• Inability to relax vaginal muscles enough to allow intercourse
  • Inadequate vaginal lubrication before and during intercourse
  • Inability to attain orgasm
  • Burning pain on the vulva or in the vagina with contact to those areas

Diagnosis of Female Sexual Dysfunction

Specific physical findings and testing procedures depend on the form of sexual dysfunction being investigated. A complete history is usually taken and a complete physical examination performed to:

  • Identify predisposing illnesses or physical conditions
  • Highlight possible fears, anxieties, or guilt specific to sexual behaviors or performance
  • Uncover any history of prior sexual trauma
  • Change a drug treatment or class if sexual dysfunction thought to be due to a medication

Treatment Options for Sexual Problems

Non-Drug Options

Treatment depends on the cause of the sexual dysfunction. Before any treatment is started, all underlying causes linked to the sexual dysfunction should be assessed and treated (eg, depression, anxiety, pelvic pain). It is preferable to try available non-drug therapies before taking medications for sexual dysfunction; however, a combination of options may be used, as well.

Treatments may involve many different techniques to treat problems associated with sexual arousal disorders and orgasm.


Focus of treatment should be directed towards optimal physical and mental health, as well as partner interactions. A licensed counselor or sex therapist may be recommended, and communication with the partner should be discussed.

Simple, open, accurate, and supportive education about sex and sexual behaviors or responses may be all that is needed in many cases. Psychotherapy may be required to address anxieties, fears, inhibitions, or poor body image. Stress in a woman’s life, such as stress due to a partner relationship or added burden due to the caretaker role for children or elderly parents should be addressed.

Physical Therapy

Pelvic floor physical therapy, strengthening physical therapy, and mechanical aids such as vaginal dilators may prove helpful for some people experiencing sexual dysfunction due to physical illnesses, conditions, or disabilities. Vaginal dilators may be placed in the vagina for 5 to 10 minutes each night. Over time, the dilator will stretch the vagina until intercourse is comfortable. Your physician or a specially trained physical therapist can guide these exercises.


Sexual arousal in women can be enhanced with clitoral stimulation by using a vibrator. Using devices can add novelty and excitement and may enhance the overall sexual experience for both partners.

Vaginal Lubricants and Moisturizers

Over-the-counter, nonhormonal, water-based vaginal lubricating gels may be helpful for vaginal dryness or discomfort. Vaginal dryness due to vaginal atrophy is a very common symptom in women who are going through menopause (perimenopause) or who have had a hysterectomy, and can lead to painful sex (dyspareunia). Vaginal gels and lubricants have very few if any side effects. Water-based vaginal lubricants such as:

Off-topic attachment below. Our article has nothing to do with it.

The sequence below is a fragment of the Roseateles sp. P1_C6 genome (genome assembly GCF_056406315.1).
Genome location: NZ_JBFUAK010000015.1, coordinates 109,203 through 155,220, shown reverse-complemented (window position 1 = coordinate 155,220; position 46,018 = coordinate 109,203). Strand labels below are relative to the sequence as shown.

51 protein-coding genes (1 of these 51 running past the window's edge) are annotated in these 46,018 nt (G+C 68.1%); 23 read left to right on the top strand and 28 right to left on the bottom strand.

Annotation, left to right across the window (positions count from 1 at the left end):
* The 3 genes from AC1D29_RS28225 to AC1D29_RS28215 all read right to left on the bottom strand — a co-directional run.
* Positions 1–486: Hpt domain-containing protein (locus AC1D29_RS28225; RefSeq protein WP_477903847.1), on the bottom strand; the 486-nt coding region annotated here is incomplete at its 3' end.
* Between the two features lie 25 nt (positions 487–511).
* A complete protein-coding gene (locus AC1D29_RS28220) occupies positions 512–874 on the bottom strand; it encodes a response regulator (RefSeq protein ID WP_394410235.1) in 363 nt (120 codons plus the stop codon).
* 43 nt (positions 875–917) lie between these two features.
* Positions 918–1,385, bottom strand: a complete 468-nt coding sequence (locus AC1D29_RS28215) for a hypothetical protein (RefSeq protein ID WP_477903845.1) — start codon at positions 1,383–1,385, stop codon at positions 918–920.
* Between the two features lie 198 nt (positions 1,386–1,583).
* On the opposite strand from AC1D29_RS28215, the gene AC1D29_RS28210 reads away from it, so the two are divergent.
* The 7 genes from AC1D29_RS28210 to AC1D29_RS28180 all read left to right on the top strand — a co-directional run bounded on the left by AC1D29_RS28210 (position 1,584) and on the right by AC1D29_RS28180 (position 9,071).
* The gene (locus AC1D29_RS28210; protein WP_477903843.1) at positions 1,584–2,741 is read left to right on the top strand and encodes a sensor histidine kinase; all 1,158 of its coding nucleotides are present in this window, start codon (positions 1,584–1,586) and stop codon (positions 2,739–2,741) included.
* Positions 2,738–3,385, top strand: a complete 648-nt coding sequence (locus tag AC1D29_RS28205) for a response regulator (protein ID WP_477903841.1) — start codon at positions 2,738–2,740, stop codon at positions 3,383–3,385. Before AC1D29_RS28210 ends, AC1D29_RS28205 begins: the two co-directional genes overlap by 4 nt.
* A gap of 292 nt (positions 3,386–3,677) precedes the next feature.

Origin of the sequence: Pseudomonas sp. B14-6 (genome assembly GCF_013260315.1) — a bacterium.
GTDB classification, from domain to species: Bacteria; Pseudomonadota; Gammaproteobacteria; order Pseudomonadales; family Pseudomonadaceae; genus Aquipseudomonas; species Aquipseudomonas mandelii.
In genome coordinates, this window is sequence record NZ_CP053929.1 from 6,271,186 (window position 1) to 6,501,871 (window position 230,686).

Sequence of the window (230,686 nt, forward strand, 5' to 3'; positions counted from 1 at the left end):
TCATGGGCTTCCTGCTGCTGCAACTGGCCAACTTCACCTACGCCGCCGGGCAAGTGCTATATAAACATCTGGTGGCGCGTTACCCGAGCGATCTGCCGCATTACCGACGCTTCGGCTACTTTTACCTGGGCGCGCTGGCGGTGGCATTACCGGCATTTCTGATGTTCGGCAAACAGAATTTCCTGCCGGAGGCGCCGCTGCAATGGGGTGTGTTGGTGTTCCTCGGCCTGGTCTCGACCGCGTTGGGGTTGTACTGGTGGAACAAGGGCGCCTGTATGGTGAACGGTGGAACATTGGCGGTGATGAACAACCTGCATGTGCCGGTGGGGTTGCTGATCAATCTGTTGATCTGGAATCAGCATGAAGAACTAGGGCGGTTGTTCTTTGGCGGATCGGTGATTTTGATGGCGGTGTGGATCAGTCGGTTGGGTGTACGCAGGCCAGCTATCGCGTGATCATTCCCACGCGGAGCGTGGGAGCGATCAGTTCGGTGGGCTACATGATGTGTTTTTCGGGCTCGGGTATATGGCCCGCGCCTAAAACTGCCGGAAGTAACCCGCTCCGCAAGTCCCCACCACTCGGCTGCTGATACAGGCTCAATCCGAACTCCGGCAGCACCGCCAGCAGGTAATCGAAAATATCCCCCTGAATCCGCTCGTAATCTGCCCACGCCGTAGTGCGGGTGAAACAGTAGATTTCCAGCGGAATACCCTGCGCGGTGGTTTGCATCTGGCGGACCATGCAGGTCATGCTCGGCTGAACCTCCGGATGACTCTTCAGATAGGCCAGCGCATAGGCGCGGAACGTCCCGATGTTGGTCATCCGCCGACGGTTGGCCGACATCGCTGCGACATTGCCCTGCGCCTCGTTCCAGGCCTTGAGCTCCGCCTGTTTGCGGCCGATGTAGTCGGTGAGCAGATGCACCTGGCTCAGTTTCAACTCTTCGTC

• Astroglide
  • FemGlide
  • K-Y Touch

are helpful to use right before and during sex, and can be applied to either man or woman. If your partner is using a condom, be sure to use a water-based lubricant. Petroleum-based lubricants, such as Vaseline, will damage condoms and can interfere with protection from pregnancy and sexually transmitted diseases. Avoid glycerin-based products if they cause irritation.

Vaginal moisturizers are formulated to allow water to be retained in the vaginal tissues over a longer period of time. Non-prescription products such as:

  • Replens
  • Vagisil Feminine Moisturizer
  • Luvena

are typically applied vaginally every 3 days to reduce vaginal dryness; they are not used during sex as they can be irritating. These products must be used consistently as directed to maintain their effectiveness.

Medication Options

Low Dose Vaginal Estrogen

Loss of estrogen leads to vaginal dryness and vaginal atrophy (thinning of vaginal tissues). Lower amounts of estrogen leading to vaginal dryness can occur:

  • During perimenopause and menopause
  • After surgical removal of the ovaries
  • After certain cancer treatments of the ovary (radiation, chemotherapy, endocrine therapy)
  • After childbirth
  • During breastfeeding
  • Due to certain medications, such as danazol, medroxyprogesterone, leuprolide (Lupron), or nafarelin, often used for endometriosis or uterine leiomyomata.

Women with vaginal dryness who are not helped with over-the-counter lubricating gels or moisturizers might ask their doctor about low-dose prescription vaginal estrogen or estradiol, a very effective treatment. Vaginal estrogen is available in a cream, vaginal ring, or vaginal estrogen tablets. Only small amounts of estrogen are absorbed into the bloodstream when used vaginally. However, vaginal estrogen products will not treat hot flashes as the dose is too low to be absorbed. Vaginal estrogen usually relieves dryness within 2 to 3 weeks. The added use of a progestin is not usually required with vaginal estrogen used in a low dose.